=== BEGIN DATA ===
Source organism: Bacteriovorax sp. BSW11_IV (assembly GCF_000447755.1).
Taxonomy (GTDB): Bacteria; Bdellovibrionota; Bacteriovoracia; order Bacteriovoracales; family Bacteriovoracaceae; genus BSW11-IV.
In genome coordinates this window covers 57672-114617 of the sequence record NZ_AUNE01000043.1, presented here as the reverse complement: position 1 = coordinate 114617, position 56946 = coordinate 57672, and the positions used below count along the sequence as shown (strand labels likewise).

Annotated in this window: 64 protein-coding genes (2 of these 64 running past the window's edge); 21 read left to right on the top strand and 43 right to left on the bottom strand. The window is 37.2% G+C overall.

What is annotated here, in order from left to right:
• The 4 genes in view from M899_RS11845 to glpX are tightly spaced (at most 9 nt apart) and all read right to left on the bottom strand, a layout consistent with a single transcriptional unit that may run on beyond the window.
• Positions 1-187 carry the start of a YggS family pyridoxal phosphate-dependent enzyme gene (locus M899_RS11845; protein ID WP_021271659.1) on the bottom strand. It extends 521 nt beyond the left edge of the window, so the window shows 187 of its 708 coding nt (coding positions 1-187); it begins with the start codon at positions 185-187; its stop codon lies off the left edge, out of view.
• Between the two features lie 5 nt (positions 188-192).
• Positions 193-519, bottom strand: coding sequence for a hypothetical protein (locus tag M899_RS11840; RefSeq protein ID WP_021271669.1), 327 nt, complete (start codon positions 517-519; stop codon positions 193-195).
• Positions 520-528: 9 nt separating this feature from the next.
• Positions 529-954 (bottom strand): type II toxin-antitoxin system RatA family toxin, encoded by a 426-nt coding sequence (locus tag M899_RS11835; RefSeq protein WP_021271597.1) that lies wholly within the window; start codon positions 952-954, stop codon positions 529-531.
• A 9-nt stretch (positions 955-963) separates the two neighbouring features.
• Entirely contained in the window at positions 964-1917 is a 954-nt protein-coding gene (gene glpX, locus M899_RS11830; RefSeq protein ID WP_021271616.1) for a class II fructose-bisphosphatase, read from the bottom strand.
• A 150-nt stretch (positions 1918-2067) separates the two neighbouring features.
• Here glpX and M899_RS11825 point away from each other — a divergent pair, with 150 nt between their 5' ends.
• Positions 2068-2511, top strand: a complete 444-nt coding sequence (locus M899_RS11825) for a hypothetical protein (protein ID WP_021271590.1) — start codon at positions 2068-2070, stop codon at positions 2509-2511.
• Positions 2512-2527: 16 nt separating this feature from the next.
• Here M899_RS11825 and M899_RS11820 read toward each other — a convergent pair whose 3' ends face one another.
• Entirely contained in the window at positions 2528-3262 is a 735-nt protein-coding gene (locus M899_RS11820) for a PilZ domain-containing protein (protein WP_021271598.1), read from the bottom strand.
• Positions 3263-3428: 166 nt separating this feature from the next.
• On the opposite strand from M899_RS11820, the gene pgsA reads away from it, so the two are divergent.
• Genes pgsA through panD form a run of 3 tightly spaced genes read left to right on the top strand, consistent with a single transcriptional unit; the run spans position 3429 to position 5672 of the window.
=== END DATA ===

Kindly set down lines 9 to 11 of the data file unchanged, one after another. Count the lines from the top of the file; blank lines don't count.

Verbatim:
• Positions 193-519, bottom strand: coding sequence for a hypothetical protein (locus tag M899_RS11840; RefSeq protein ID WP_021271669.1), 327 nt, complete (start codon positions 517-519; stop codon positions 193-195).
• Positions 520-528: 9 nt separating this feature from the next.
• Positions 529-954 (bottom strand): type II toxin-antitoxin system RatA family toxin, encoded by a 426-nt coding sequence (locus tag M899_RS11835; RefSeq protein WP_021271597.1) that lies wholly within the window; start codon positions 952-954, stop codon positions 529-531.